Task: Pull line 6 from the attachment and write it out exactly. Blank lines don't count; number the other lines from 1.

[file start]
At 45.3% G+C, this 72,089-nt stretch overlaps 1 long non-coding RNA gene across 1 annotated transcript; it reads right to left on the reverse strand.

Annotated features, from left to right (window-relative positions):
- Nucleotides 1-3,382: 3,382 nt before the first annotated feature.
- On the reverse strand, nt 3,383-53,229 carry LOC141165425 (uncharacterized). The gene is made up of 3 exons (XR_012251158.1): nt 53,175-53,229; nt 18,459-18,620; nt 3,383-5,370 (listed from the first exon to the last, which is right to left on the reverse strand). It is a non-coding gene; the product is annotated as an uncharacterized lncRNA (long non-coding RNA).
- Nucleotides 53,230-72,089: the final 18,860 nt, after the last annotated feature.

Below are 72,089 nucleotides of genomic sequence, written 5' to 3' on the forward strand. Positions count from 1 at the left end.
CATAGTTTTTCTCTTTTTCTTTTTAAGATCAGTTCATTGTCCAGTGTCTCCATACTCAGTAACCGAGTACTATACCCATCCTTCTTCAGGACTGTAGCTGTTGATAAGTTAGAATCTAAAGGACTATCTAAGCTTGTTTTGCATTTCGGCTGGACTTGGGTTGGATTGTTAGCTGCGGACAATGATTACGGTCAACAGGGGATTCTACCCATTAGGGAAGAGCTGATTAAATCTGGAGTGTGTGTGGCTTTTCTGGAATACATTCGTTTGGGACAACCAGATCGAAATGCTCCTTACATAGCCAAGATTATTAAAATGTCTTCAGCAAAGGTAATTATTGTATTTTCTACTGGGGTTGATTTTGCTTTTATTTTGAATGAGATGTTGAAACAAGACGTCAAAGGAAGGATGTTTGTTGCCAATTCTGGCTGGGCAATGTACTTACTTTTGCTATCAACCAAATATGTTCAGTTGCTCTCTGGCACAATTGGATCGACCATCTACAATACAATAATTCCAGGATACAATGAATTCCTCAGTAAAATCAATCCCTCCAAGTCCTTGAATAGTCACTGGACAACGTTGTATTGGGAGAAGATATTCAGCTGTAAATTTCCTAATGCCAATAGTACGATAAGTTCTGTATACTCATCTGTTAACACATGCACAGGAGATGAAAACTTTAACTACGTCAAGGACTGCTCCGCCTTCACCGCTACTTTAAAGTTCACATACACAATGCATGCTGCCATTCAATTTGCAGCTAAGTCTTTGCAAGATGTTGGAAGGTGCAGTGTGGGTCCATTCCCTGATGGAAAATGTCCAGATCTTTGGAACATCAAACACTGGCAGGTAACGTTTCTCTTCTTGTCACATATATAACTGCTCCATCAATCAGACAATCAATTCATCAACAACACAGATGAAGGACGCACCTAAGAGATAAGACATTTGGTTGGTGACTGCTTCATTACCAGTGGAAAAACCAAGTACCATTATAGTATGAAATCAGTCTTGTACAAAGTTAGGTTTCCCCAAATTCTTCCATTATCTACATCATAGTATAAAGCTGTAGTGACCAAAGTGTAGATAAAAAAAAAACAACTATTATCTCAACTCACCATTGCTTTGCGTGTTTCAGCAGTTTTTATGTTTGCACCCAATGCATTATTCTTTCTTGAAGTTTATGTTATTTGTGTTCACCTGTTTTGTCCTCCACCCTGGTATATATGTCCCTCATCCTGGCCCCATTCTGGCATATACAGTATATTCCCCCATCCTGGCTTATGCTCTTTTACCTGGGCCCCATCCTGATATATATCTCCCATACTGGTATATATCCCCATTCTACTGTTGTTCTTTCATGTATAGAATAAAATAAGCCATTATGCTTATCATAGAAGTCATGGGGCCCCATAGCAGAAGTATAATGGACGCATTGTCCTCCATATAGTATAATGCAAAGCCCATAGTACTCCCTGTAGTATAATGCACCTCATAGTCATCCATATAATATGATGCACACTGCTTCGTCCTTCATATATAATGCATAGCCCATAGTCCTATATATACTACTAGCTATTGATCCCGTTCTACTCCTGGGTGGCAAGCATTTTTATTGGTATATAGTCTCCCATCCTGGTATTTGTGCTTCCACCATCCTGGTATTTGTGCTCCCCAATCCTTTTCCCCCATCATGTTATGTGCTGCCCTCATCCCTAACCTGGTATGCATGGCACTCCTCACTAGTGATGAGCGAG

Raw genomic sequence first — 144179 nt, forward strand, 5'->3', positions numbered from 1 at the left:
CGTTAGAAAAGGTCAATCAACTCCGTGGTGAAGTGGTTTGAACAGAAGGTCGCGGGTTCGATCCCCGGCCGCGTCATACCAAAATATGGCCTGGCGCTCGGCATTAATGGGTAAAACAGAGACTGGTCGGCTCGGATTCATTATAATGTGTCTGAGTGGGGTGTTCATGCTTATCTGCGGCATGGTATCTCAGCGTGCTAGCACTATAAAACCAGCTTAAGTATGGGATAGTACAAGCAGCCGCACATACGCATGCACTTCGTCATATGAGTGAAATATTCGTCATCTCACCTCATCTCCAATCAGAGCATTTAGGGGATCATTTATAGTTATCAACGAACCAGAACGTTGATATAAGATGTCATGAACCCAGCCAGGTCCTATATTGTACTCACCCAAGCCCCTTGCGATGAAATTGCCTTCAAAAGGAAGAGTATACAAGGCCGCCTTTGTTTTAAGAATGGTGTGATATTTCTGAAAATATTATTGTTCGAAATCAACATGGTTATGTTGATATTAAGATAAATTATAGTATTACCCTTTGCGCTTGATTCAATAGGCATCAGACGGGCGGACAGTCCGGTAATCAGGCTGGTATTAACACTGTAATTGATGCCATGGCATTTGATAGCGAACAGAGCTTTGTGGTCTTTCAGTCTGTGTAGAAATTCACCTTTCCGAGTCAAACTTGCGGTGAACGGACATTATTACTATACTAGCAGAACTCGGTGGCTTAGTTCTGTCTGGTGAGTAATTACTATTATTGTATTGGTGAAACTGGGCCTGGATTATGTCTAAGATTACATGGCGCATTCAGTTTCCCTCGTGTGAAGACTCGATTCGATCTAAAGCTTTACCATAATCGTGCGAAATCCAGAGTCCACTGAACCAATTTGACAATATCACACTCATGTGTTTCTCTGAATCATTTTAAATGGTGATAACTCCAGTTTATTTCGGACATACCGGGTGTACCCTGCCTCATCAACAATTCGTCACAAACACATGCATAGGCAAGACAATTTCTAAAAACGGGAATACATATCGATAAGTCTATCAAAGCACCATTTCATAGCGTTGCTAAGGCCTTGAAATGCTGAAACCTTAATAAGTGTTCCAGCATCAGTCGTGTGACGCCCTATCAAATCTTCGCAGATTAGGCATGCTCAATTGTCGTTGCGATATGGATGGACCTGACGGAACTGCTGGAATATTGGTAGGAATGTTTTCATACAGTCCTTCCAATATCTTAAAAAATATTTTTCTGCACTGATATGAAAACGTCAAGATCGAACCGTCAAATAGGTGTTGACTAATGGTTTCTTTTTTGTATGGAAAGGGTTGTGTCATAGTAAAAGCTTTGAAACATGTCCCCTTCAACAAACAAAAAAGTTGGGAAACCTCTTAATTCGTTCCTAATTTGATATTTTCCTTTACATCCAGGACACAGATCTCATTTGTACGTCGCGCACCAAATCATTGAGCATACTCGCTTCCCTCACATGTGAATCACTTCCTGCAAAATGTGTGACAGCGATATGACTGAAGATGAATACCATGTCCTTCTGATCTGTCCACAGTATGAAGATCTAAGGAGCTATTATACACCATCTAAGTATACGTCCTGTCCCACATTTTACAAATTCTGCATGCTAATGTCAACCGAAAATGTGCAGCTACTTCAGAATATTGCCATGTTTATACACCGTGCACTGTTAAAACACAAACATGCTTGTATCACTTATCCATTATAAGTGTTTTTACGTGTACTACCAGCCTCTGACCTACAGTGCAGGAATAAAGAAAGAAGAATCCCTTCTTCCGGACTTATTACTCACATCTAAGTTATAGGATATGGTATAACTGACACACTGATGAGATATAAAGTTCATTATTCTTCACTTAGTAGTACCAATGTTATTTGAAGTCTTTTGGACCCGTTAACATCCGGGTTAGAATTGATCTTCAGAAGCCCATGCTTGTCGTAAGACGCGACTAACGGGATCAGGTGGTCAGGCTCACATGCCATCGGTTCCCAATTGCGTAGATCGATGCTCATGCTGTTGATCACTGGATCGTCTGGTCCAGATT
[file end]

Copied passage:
Below are 72,089 nucleotides of genomic sequence, written 5' to 3' on the forward strand. Positions count from 1 at the left end.